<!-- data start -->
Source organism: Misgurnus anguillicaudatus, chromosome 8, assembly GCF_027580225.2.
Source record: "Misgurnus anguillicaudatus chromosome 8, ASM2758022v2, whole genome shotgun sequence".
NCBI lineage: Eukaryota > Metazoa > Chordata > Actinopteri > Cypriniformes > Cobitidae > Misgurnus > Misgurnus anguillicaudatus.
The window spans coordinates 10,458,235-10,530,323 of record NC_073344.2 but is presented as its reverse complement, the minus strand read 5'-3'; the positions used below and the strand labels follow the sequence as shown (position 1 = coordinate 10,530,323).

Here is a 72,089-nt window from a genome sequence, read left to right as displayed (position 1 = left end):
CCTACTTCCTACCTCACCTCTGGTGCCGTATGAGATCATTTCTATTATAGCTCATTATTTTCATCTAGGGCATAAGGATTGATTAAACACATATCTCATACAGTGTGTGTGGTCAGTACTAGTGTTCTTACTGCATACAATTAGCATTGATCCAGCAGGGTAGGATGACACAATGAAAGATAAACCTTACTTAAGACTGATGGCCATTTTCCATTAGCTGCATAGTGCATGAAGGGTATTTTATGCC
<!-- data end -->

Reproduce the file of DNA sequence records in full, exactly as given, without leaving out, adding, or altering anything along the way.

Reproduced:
Source organism: Misgurnus anguillicaudatus, chromosome 8, assembly GCF_027580225.2.
Source record: "Misgurnus anguillicaudatus chromosome 8, ASM2758022v2, whole genome shotgun sequence".
NCBI lineage: Eukaryota > Metazoa > Chordata > Actinopteri > Cypriniformes > Cobitidae > Misgurnus > Misgurnus anguillicaudatus.
The window spans coordinates 10,458,235-10,530,323 of record NC_073344.2 but is presented as its reverse complement, the minus strand read 5'-3'; the positions used below and the strand labels follow the sequence as shown (position 1 = coordinate 10,530,323).

Here is a 72,089-nt window from a genome sequence, read left to right as displayed (position 1 = left end):
CCTACTTCCTACCTCACCTCTGGTGCCGTATGAGATCATTTCTATTATAGCTCATTATTTTCATCTAGGGCATAAGGATTGATTAAACACATATCTCATACAGTGTGTGTGGTCAGTACTAGTGTTCTTACTGCATACAATTAGCATTGATCCAGCAGGGTAGGATGACACAATGAAAGATAAACCTTACTTAAGACTGATGGCCATTTTCCATTAGCTGCATAGTGCATGAAGGGTATTTTATGCC